Balance is the key to wise management
What are the roles of science and public opinion in the process of structuring hunting or fishing regulations?
It’s easy to say that we, the hunting and fishing public, should get what we want — as long as game species are protected from overharvest. After all, we pay the bills.
So what’s wrong with managing based on public opinion? That’s the question in light of two recent events:
• The Louisiana Wildlife and Fisheries Commission dumped biologists’ recommendations and moved the Coastal Zone waterfowl opener up one week to Nov. 7, despite the fact that more than 50 percent of surveyed hunters want more January hunting days.
• A Louisiana Department of Wildlife and Fisheries biologist admitted his agency is considering shorter deer seasons and more-conservative limits because the mandatory season, which the vast majority of hunters have ignored, indicate lower deer numbers. The announcement led to hunters on Facebook opining everything from calls to leave the seasons alone to laying the blame on the biologists to pointing fingers at each other.
That brings us back to the central question: What part should public opinion play in hunting and fishing regulations?
It’s no surprise that we believe hunters and anglers should be listened to by those who set seasons, within the bounds of wise management of the various game species.
If duck hunters want to twiddle their thumbs in January while watching hordes of gun-shy birds fly well out of range, that’s great. Hunters are happy and no harm is done.
It’s a little more complicated with the deer issue, since the fact that no more than 50 percent of hunters report their kills leaves biologists scratching their heads as they try to get a handle on deer populations. But unless deer are in danger of extinction, the hunting public should have a say in regulations.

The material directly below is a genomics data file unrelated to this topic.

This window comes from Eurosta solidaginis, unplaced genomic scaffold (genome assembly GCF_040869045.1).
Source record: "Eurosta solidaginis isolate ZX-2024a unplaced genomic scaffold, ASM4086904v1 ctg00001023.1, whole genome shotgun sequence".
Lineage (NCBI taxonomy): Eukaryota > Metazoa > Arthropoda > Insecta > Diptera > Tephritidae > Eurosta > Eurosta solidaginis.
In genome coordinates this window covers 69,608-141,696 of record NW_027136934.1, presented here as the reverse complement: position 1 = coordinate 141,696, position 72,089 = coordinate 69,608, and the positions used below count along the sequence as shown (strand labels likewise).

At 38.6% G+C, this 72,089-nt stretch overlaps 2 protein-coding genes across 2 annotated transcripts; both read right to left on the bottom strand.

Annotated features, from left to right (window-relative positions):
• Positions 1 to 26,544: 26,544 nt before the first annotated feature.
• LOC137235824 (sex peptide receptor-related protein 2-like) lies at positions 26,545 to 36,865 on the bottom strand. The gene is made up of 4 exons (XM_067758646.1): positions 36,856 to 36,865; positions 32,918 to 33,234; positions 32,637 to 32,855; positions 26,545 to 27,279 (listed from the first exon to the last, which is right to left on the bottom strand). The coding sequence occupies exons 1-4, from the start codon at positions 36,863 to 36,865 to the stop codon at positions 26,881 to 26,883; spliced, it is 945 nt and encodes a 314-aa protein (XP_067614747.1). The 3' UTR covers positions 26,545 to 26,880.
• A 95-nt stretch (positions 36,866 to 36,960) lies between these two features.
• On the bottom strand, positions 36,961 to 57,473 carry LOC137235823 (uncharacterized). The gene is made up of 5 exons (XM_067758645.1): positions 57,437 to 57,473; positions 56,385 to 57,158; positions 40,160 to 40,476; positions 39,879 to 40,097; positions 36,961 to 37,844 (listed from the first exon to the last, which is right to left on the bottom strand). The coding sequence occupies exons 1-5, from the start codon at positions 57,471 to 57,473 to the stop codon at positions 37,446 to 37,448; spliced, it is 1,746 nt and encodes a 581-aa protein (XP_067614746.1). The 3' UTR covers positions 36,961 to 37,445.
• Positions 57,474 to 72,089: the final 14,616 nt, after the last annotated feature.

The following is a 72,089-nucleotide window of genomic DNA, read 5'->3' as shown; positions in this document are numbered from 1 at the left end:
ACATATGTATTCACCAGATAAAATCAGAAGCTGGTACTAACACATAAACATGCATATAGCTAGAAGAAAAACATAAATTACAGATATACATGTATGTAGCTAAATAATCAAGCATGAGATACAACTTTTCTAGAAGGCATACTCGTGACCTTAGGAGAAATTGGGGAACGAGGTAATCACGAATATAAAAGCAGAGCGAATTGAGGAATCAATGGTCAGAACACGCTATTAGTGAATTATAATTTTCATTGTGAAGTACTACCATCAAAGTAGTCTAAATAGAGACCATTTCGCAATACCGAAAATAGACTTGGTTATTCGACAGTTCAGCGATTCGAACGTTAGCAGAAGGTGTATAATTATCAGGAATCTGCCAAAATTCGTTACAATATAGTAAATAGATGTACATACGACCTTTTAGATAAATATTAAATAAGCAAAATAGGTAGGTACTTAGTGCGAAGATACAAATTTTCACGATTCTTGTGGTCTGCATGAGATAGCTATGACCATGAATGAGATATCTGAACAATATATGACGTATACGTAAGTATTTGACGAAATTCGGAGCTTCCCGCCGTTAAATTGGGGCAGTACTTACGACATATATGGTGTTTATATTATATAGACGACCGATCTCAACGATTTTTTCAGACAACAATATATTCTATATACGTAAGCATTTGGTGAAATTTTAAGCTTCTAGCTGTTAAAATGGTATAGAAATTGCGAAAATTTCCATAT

Now, it’s also worth noting that public opinion isn’t always best. Remember the 14-inch length limit on Atchafalaya Basin bass set after 1992’s Hurricane Andrew with the sole purpose of protecting fish for a few years to allow the population to rebound? Many bass anglers demanded it be kept indefinitely because they believed the result would be larger bass.
Instead, the regulations produced a gazillion 13.9-inch bass — exactly what biologists said would happen. Even when biologists showed the data, many decried the lifting of the size limit.
No, public opinion isn’t perfect. Yes, we need science to help understand how management schemes will likely impact species populations and our success in the field.
The key is balance.
Hunters should provide as much data as possible to ensure protection of the species we love to chase.
And, within the bounds of the science, those setting seasons should honor outdoorsmen’s wishes.